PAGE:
What’s in a name? you might be asking, if you were conveniently setting me up to answer that question with the following post. A whole lot, especially if you name your pizza something that translates to something very naughty in another language.
The pizza topped with 90 jalapeño-infused pepperonis at Texas-based restaurant chain has some customers all fired up, and not because of the searing, peppery blaze in their mouths.
The pie is called “La Chingona,” reports Reuters, a word that translates sort of like “badass” if you’re being polite, and into something more offensive and profane that could be seen as an insult against one’s mother if you’re not trying to display nice manners.
Broadcasters haven’t been airing ads for the pizza, saying the profanity could get them banned, and some franchise owners of the chain won’t put it on their menus. But the company is defending the name, saying it’s just relating to its customers.
“It’s a colloquial Mexican term that’s used very commonly among our core customers, which is a Mexican-born, Spanish-speaking customer, in part of their everyday lifestyle,” said the chain’s brand director. The chain has locations in states with large Hispanic populations like California, Arizona and Florida.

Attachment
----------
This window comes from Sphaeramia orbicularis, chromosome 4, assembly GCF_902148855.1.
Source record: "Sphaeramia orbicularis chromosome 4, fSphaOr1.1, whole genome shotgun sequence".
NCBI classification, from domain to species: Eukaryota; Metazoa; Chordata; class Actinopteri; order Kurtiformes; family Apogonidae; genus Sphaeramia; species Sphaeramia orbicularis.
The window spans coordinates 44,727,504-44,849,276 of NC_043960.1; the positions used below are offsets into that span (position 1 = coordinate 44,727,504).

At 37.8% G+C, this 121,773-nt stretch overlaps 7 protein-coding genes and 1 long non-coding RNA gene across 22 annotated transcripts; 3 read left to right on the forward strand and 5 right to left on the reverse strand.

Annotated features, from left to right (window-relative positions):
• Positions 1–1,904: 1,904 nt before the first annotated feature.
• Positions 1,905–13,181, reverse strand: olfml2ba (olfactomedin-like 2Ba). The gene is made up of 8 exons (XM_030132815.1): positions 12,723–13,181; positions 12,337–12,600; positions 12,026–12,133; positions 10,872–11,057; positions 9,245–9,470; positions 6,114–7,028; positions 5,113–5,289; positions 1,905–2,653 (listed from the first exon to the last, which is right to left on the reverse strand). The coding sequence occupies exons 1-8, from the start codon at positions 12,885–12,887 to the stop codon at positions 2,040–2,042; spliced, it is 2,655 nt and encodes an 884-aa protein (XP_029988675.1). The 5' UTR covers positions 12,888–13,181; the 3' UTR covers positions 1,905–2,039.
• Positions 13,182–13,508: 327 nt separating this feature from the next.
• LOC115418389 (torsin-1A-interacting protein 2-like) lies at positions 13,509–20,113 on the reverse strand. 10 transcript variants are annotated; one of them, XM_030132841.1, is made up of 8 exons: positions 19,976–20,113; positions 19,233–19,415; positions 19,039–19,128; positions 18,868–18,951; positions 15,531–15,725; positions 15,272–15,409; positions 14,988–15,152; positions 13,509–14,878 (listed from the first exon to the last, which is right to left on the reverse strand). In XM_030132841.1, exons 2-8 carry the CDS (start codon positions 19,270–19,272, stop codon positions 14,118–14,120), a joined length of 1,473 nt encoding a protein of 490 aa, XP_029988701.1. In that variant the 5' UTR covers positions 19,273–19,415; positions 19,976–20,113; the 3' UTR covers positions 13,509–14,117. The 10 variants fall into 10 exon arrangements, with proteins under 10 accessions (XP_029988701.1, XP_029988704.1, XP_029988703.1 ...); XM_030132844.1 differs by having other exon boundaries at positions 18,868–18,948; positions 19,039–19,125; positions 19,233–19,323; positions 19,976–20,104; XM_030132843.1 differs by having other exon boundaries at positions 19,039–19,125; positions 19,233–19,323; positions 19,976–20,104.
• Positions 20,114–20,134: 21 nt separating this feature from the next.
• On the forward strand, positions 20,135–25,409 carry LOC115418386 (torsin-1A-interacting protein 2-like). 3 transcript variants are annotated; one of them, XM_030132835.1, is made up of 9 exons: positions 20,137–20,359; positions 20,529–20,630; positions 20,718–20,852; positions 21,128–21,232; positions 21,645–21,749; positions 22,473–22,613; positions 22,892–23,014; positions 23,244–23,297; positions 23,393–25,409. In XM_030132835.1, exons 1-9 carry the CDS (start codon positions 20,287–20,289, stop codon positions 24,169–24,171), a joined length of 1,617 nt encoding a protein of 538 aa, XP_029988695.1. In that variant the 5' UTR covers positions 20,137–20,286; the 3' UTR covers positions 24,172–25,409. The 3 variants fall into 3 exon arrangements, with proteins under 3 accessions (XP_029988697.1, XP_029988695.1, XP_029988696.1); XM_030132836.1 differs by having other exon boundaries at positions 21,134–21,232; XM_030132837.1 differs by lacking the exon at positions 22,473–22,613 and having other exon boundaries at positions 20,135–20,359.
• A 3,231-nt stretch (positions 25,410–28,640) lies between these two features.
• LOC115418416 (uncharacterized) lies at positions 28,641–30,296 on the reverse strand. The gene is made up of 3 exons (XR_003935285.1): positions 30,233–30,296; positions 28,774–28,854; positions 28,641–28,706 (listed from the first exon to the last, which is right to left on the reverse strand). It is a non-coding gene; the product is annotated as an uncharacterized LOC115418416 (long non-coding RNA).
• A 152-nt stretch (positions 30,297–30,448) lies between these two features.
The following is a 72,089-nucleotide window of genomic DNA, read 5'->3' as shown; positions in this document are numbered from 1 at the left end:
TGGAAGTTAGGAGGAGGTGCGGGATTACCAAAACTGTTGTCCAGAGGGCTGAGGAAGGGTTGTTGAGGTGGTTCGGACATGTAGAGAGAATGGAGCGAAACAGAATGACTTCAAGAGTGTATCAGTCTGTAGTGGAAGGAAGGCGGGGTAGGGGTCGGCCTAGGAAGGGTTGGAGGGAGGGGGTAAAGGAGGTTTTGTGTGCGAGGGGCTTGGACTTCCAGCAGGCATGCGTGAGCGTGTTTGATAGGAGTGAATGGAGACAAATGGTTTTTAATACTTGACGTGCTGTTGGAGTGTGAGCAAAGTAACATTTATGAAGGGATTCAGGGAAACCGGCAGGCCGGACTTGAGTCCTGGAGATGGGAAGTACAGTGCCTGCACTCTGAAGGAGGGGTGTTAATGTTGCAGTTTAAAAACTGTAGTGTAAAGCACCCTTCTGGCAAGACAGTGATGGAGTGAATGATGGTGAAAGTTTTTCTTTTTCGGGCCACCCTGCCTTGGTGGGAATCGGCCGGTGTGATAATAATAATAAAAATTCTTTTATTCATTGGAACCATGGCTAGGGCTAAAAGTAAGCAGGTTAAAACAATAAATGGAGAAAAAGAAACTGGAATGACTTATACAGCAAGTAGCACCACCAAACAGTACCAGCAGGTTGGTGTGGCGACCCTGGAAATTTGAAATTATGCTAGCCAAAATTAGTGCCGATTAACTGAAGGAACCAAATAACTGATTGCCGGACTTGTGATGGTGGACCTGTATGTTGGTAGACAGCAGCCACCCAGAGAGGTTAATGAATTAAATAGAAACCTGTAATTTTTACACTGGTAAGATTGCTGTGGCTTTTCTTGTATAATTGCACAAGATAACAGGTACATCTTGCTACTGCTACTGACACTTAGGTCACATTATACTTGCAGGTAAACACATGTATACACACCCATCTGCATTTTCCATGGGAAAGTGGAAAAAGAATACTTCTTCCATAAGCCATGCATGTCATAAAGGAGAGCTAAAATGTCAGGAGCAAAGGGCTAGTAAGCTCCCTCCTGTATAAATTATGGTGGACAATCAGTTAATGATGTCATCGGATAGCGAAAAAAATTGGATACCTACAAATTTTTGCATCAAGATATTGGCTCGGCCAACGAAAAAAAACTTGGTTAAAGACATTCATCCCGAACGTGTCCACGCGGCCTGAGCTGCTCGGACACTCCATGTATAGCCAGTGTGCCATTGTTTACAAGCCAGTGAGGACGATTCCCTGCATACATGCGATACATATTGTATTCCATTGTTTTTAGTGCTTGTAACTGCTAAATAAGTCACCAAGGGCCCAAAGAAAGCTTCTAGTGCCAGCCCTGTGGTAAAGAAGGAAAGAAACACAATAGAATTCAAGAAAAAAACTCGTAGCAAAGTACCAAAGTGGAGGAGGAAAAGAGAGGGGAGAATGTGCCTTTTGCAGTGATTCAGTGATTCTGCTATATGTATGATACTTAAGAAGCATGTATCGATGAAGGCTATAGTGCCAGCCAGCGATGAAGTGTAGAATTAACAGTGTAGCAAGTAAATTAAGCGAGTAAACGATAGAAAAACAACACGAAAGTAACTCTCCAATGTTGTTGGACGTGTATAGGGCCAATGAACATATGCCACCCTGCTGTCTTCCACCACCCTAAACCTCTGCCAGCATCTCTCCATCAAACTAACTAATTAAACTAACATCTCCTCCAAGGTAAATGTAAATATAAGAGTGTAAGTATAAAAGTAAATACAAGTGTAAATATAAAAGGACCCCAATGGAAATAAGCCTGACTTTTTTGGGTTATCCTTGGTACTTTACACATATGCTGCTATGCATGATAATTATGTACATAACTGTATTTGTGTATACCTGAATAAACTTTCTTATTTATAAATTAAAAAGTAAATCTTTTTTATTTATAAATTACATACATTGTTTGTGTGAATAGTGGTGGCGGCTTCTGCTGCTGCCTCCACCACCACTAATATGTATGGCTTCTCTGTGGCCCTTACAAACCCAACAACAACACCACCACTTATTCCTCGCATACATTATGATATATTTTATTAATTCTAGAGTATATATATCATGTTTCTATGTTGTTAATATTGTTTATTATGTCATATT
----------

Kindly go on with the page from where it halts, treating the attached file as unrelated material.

The chain also posted a statement regarding the pizza in both Spanish and English on its site, saying it stand behind the name:
“We have been here before. The unique cultural insight inherent in many of our campaigns continues to provoke a deluge of varying opinions. Our goal is simple – to connect with and serve our customers better.”
This isn’t the first time the company has tried to stand out with controversial campaigns — in the past it allowed U.S. customers to pay in Mexican pesos.
So is this really a big deal? Kind of sounds like it — Univision Radio, the largest U.S. Hispanic radio network, has refused to run ads because the name is a profanity and could violate FCC regulations. Other local and national radio stations have also put the kibosh on the naughty phrase. And about 20 of the chain’s 90 outlets have kept it off their menus.
As a result, some ads have censored the name to keep it out there, but perhaps less shocking for those with delicate sensibilities, displaying it as “La Ch!#gona” in print campaigns.
“We thought we’d do a little bit of self-censorship, tongue-in-cheek, and add the exclamation point and hashtag inside the word,” the brand director said. “But if you know the word, you can still read it very easily.”
Follow MBQ on Twitter if you’re a fan of mostly profanity-free tweets, when it comes to pizza at least: @marybethquirk